Film Review: Neutralizing Travis Kelce and Patrick Mahomes unstoppable connection
When the Dolphins traded a haul of draft picks to bring Tyreek Hill’s talents to South beach, defenses knew the way to stop the Chiefs was to neutralize Travis Kelce. Almost every team has failed.
The league’s most elite tight end racked up a career-high in receiving yards (1,338), touchdowns (12, 2nd in NFL), targets (152), and receptions (110, 3rd in NFL). With multiple injuries plaguing Kansas City’s wide receivers, Kelce picked up the extra slack this postseason.
He leads all players in the 2023 NFL Playoffs with 21 receptions and scored three touchdowns in the Chiefs’ two games. Kelce’s team-high 26 targets are lightyears away from second-place Marquez Valdez Scantling’s ten pass attempts thrown his way. Teams know the All-Pro tight end is Mahomes’ security blanket under challenging spots, yet not one has sustained success against the pair all season.
In last year’s AFC Championship Game, Cincinnati’s defensive coordinator Lou Anarumo used Sam Hubbard as a spy and rushed only three players while dropping eight into coverage. This scheme helped prevent Tyreek Hill from destroying them with deep passes but also kept extra eyes on Patrick Mahomes as he escaped the pocket. Kelce finished with ten catches for 95 yards and a score, with Tyreek going for 78 yards on seven catches and a touchdown in the Bengals’ overtime win.
With Mahomes’ ankle sprain lingering heading into last Sunday’s contest, Anarumo felt comfortable rushing four or five and making the two-time MVP step up in the pocket or risk scrambling with that injury. Apart from Travis Kelce’s 14-yard touchdown on a busted coverage by the Bengals, their defense held him to six catches for 64 yards on seven targets, which is a win on most occasions.
Given that the Eagles possess the best cornerback duo in the NFL, Jonathan Gannon should be okay with running his single-high safety look. An extra defender in the box helps his defense against Andy Reid’s elaborate smoke-and-mirrors rushing attack and helps throw more bodies at Travis Kelce.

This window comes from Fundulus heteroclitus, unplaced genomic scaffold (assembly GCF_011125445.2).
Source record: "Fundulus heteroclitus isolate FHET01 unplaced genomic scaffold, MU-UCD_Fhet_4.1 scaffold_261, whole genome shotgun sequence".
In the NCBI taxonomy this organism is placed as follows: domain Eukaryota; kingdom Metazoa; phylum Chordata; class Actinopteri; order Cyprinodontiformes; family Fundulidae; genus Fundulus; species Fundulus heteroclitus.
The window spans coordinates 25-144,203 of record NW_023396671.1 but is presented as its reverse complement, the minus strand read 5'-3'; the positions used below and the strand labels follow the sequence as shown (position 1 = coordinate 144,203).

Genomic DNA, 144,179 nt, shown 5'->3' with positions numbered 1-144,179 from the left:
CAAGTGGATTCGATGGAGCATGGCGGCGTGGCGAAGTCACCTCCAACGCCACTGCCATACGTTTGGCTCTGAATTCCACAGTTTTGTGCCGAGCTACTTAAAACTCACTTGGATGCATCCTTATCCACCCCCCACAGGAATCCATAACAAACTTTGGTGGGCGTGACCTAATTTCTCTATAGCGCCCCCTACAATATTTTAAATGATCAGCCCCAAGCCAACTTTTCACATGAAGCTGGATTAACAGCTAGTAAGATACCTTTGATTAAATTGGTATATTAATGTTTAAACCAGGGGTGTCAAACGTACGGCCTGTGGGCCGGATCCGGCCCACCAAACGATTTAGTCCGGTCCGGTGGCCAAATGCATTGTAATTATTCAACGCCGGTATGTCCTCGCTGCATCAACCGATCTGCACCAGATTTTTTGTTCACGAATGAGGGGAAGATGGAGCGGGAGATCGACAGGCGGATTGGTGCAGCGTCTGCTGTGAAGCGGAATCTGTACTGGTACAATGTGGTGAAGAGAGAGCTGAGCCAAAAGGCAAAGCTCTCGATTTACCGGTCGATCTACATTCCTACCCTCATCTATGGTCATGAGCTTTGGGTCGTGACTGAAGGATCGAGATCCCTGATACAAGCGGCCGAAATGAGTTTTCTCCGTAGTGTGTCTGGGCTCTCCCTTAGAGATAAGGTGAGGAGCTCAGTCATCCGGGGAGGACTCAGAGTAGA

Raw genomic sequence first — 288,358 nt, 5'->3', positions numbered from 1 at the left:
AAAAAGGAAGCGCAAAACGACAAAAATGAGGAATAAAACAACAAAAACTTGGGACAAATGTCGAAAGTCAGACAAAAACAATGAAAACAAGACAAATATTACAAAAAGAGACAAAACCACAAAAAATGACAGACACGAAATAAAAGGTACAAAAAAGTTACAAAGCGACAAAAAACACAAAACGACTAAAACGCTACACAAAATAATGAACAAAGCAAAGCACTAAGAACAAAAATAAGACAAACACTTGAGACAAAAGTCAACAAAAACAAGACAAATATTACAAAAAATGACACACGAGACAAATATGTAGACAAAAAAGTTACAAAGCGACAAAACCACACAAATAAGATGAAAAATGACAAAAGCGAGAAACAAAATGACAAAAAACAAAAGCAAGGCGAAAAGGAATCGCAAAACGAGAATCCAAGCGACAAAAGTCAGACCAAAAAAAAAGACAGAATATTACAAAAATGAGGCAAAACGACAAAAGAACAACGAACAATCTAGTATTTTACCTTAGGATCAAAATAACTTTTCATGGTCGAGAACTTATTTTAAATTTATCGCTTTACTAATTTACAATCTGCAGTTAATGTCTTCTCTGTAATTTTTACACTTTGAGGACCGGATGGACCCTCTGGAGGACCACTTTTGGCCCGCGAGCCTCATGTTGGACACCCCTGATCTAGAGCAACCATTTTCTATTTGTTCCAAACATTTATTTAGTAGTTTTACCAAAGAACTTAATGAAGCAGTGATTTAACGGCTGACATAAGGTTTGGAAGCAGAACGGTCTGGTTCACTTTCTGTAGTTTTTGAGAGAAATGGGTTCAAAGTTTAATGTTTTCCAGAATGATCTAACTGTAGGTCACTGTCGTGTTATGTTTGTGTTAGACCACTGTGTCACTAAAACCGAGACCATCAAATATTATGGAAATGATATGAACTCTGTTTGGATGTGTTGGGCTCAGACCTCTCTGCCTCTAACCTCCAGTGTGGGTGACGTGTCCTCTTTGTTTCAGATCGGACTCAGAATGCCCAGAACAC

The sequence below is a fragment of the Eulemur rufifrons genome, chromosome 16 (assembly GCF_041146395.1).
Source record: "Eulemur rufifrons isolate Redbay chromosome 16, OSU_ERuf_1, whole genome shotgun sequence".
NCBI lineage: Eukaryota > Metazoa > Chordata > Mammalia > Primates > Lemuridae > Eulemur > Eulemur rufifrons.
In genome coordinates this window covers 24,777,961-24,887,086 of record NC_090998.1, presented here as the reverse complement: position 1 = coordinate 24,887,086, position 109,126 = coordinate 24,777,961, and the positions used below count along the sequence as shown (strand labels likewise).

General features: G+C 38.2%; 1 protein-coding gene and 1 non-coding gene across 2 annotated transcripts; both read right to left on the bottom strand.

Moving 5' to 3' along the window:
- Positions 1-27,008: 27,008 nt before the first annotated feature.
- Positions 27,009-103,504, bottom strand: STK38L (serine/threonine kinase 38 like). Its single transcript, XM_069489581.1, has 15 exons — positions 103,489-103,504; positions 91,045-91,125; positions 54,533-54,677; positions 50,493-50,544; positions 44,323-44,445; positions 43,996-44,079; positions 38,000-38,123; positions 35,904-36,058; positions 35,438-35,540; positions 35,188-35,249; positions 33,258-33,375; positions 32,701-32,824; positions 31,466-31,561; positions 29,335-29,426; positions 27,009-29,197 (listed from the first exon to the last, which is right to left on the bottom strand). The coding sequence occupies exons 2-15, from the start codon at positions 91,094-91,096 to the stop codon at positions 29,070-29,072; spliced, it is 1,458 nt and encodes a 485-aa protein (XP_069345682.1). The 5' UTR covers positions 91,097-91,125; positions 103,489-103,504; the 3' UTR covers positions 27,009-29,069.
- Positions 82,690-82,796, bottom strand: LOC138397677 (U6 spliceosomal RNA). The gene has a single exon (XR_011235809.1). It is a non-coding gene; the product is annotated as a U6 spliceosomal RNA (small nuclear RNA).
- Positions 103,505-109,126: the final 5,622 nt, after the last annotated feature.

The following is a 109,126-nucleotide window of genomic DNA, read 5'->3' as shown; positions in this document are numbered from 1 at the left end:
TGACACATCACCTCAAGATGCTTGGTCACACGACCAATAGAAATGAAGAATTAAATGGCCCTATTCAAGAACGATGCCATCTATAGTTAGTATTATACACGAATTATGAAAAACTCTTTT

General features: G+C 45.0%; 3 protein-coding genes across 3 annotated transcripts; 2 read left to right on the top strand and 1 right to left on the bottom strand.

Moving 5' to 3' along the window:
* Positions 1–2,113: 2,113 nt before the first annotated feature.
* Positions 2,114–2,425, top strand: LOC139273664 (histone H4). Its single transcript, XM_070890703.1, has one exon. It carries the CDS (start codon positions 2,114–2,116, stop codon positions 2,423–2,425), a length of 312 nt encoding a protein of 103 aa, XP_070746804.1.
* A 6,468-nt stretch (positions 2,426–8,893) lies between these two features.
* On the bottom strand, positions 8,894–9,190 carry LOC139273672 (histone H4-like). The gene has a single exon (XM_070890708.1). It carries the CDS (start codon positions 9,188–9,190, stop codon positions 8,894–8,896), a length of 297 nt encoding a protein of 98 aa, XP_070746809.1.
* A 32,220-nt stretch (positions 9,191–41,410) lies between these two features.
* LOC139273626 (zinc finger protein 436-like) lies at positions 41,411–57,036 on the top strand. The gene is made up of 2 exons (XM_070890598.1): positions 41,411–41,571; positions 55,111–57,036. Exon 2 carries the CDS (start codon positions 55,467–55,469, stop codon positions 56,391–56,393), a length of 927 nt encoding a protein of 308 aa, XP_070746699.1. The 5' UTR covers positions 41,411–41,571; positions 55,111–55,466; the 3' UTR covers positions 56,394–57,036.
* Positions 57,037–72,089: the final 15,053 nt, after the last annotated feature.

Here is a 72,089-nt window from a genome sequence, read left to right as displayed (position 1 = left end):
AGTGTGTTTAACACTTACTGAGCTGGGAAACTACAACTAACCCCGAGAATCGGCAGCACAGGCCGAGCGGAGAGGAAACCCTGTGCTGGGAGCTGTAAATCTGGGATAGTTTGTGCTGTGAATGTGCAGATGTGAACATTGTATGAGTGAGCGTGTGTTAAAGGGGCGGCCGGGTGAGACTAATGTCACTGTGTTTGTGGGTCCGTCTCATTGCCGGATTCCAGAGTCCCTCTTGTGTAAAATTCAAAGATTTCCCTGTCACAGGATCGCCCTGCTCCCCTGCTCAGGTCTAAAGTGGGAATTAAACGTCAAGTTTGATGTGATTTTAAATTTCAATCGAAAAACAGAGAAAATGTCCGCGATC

Avonte Maddox and Chauncey Gardner-Johnson will play essential roles in containing Kelce, but the linebackers must be at their best. The Chiefs run Travis Kelce over the middle on a stick route as their “jab” to test the defense’s soft zone coverage or to set up an outside receiver with a one-on-one situation. With all eyes on Kelce over the middle, multiple Kansas City receivers get one-on-one looks and have to make the most of those opportunities.
Travis Kelce creating space for Kadarius Toney, Noah Gray and MVS
While Maddox and Gardner-Johnson should draw most of the matchups with Jason Kelce’s brother, Kyzir White and TJ Edwards carry one of the most challenging jobs in the Super Bowl. Both linebackers have to remove Andy Reid’s “jab,” aka that quick hitch over the middle, and not allow Kelce to get yards after the catch. More importantly, they have to run with Kelce on vertical routes to take away that quick first-read throw Mahomes loves to make.
Bengals taking away Mahomes’ first read
With their superstar quarterback likely still hobbled to a degree with that high ankle sprain, Gannon needs his overpowering defensive line to once again create havoc while rushing only four players. The Eagles’ front needs to collapse the pocket to keep Mahomes from scrambling toward the sideline. When Mahomes gets loose outside the hashes, defenders’ eyes wander, and receivers get left alone.
Left tackle Orlando Brown Jr is in charge of protecting Patrick Mahomes blindside but has not lived up to the hype since joining the team in 2021. Brown’s surrendered a team-high 56 pressures, nine quarterback hits, and four sacks this year. Trey Hendrickson tallied six pressures against Orlando Brown Jr in the AFC Championship and forced Mahomes to step upfield rather than escape horizontally.
Even if everything goes exactly to plan, the MVP frontrunner still makes absurd throws, as seen on this touchdown to MVS. And there’s also a mad scientist running the offense who will draw up intricate plays like this 25-yard screen.
Two players go to fake pass protect, then Jet McKinnon runs a fake stick over the middle to draw the linebacker, only to throw the screen to MVS and have Noah Gray out in front as a lead blocker. Andy Reid is a wild, wild man, and it will take everything in Jonathan Gannon’s bag to thwart this dynamic offensive attack.
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